August 16, 2006
by Chiaki Imanaka
Chirimen is a traditional weaving technique that was developed in the late sixteenth century in Japan. The cloth or silk fabric that is made from this technique is also called “chirimen.” The cloth has the unique feature of soft wrinkles. According to the pamphlet from the Chirimen Craft Museum, “the wrinkles are created by alternating two types of silk thread, twisted in different directions, by turns in the weft. The woven cloth is at first flat, but the wrinkles suddenly emerge after rinsing dirt out of the thread. This is the moment when the breathtaking beauty of the wrinkles is born.” These wrinkles are called “shibo” in Japanese. The shibo also appear because the weft (the thread being woven) is ten times thicker than the warp (the set of lengthwise threads). Chirimen is mostly used for finely made kimono. However, in chirimen craft, small pieces of the chirimen cloth are sewn together to create small, artful objects such as flowers, birds, animals, dolls, and small toys.
These days, Japanese women have advanced the art of chirimen by taking up the chirimen craft. Many of them want to cultivate themselves by learning to value fine things, develop their aesthetic sense, and become skilled with their hands. Now chirimen is also used as a material for pouches, wallets, bags, and other fashionable Japanese goods.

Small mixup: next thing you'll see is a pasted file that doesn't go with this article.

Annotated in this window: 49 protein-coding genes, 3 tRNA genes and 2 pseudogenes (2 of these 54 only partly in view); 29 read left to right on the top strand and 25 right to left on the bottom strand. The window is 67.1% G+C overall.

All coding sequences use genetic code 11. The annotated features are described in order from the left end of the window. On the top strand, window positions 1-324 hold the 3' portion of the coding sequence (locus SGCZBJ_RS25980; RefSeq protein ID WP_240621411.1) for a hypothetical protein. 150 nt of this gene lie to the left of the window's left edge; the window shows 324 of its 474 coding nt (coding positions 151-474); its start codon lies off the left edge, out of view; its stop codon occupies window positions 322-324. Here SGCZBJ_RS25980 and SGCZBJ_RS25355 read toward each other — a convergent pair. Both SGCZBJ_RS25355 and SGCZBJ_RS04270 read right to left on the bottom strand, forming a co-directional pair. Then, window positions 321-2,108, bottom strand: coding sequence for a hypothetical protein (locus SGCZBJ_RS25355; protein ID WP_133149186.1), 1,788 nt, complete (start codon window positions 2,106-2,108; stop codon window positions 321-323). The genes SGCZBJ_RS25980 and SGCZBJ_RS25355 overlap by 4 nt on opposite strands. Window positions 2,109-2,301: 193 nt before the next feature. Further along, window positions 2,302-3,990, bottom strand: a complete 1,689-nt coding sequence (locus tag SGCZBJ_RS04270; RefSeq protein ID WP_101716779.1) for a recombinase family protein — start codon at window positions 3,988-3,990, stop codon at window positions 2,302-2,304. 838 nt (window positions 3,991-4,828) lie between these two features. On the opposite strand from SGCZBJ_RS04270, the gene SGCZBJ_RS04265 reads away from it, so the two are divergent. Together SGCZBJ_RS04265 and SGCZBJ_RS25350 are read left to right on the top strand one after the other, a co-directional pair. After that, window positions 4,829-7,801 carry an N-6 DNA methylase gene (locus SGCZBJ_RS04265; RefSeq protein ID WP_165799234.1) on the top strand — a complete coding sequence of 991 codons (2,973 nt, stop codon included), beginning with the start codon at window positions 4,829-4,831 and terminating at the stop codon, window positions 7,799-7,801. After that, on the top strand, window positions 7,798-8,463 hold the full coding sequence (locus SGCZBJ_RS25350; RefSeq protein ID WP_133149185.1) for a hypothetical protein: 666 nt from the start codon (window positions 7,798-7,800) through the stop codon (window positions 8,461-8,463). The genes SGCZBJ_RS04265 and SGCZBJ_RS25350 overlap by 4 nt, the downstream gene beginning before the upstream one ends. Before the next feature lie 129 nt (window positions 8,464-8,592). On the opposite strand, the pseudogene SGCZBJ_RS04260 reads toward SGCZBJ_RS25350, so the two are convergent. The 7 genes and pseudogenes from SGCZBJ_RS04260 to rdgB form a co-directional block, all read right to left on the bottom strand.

The Chirimen Craft Museum
There are several chirimen craft shops that have many cute items for sale in Kyoto. One of them shops is the Chirimen Craft Museum in Arashiyama. Other chirimen shops can be found on the Nishiki market street in central Kyoto and in the district of Gion. One popular item that is sold only at the shop in Arashiyama is the “hanging hina “hina” means “doll”. It is a kind of good luck charm that is hung from the ceiling and is used to pray for the health and happiness of children. Besides “hanging hina dolls” you can buy many different kinds of craft items made of chirimen: pierced earrings, combs, necklaces, pouches, T-shirts, and other small items. Seasonable articles are also popular. Some of them are made for a particular month. For example, for the month of June, which is known for the rainy season in Japan, there is a chirimen frog, tadpole, and snail for sale. Other sewn chirimen figures include seasonal vegetables, flowers, and animals. One item that is especially recommended is the chirimen rabbit. These are sold at a very reasonable price. In this store a lot of chirimen crafts are displayed. Have a good time in the Chirimen Craft Museum!
Chirimen Craft Museum, Arashiyama
Business hours: 10:00~18:00
Address: 19-2, Tsukurimichi-cho, Saga-Tenryuji, Ukyo-ku, Kyoto
Business hours: 10:00~17:30
Address: Hokusei-kado, Nishikikoji-dori Yanaginobanba, Nakagyo-ku, Kyoto